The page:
Shortly after going back to Stony Brook University in 1965, Waqidi hooked up with a fellow student, Bill Laletin, to form a duo, at times called “Bill & Willie” (by the music reviewer for the university paper, The Statesman, Jim Frankel) and finally “Abelard & Dr. Jones”. They performed primarily at the university.2 They also performed on an ABC documentary on university life as well as performing as a trio with a girl student at the university (who left to get married). Waqidi also performed with others at the university including, a fellow student, Jeff Kagel, the now famous Kirtan singer, Krishna Das. Mostly Bill and Waqidi stayed in the folk music genre (Bill still has a list of the songs in their repertoire). However, on at least one occasion the two went electric with several other student performers to perform more in the folk rock style that was popular at the time (such as Jessie Collin Young’s “Get Together” and the early Bee Gee’s “New York Mining Disaster”). In one concert the extended group opened for the rock group “The Soft White Underbelly” (later to become the Blue Öyster Cult). The common connection between the two groups were the students, Sandy Pearlman (he later became the manager for the BÖC) and Richard Meltzer (famous for his early work “the aesthetics of rock” and other works see Richard Meltzer wiki) as they both were involved with booking the acts for the concerts. In addition, these two, like Waqidi, were philosophy majors and in many of the same classes and knew each other.
In 1969 Waqidi decided to leave his computer science job in the NYC area to become a professional musician/singer songwriter. He sold his Les Paul Junior guitar for $100 (for gas money) and travelled to LA, where within a short time he became the lead guitarist for Hamilton Camp. (He also performed one time as the guitarist for Penny Nichols, a lesser known but very talented singer songwriter from that era.)3 Camp’s name for Waqidi was “fingers Falicoff” (apropos based on his finger style playing). Waqidi’s main guitar was a Martin D12-35 12 string (and an all-mahogany Favilla classical guitar, which he bought when living on Long Island, NY). It was only many years later that Waqidi learned that Camp’s previous guitarist to him was the famous, Dick Rosmini, who together with Leo Kotke, were the best 12 string guitar players at the time. This was fortunate as it would have been much more difficult to be “in the shadow” of this great musician, who inspired even the more famous Kotke (see Leo Kottke’s Travels with Guitar and Voice).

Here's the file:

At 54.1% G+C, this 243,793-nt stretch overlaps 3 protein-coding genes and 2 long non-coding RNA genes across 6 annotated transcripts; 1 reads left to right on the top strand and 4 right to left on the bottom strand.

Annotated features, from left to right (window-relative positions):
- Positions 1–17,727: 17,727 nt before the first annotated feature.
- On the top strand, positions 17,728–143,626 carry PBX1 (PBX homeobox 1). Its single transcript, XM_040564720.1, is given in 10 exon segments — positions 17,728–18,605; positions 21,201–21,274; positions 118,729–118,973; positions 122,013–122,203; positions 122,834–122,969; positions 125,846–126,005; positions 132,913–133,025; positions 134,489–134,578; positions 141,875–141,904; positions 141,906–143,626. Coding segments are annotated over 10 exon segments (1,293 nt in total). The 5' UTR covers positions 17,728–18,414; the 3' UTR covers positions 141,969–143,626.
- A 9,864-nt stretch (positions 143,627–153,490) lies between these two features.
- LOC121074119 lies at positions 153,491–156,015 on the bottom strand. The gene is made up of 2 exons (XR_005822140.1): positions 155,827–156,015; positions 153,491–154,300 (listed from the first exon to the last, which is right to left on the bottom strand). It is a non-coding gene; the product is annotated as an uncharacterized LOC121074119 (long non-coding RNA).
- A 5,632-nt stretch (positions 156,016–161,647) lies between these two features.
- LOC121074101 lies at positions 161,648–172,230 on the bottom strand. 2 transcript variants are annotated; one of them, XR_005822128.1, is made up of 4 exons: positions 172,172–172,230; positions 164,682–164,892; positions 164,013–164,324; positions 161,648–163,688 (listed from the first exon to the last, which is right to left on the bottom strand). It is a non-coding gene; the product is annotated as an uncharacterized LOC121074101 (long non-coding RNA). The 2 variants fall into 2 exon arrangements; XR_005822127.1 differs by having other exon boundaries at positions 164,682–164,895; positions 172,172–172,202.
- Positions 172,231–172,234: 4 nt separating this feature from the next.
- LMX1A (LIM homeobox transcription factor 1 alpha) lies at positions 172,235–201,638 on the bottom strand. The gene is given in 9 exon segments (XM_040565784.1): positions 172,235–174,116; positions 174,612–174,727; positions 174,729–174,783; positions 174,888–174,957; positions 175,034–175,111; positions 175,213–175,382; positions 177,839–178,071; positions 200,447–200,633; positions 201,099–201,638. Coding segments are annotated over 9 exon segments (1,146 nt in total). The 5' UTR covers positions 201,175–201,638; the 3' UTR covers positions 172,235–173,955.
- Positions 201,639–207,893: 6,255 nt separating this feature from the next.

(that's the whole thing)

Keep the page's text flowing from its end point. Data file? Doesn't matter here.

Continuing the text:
Hamilton (with Waqidi on backup guitar) performed Camp’s Pride of Man” on the Feb. 21, 1970 KABC TV Show “The Murray Roman Special” – (See video of this performance starting at 20:47) which included such diverse acts as Nancy Sinatra, Frank Zappa, Linda Ronstadt and Donovan. A notable experience for Waqidi occurred during a backstage wait for the show, when Camp and Donovan compared their musical adaptations of the poem “The Lake Isle of Innisfree”, by William Butler Yeats.4 In April 1970 Hamilton and Waqidi performed at the LA area folk club, Artie Fatbuckles Cellar with Raphael Grinage on cello. A review of that performance in the Los Angeles Free Press was recently sent to Waqidi by Jason Smith, who has done a thorough history of that club. The reviewer was not sure of Waqidi’s name and called him “Joachim Something”.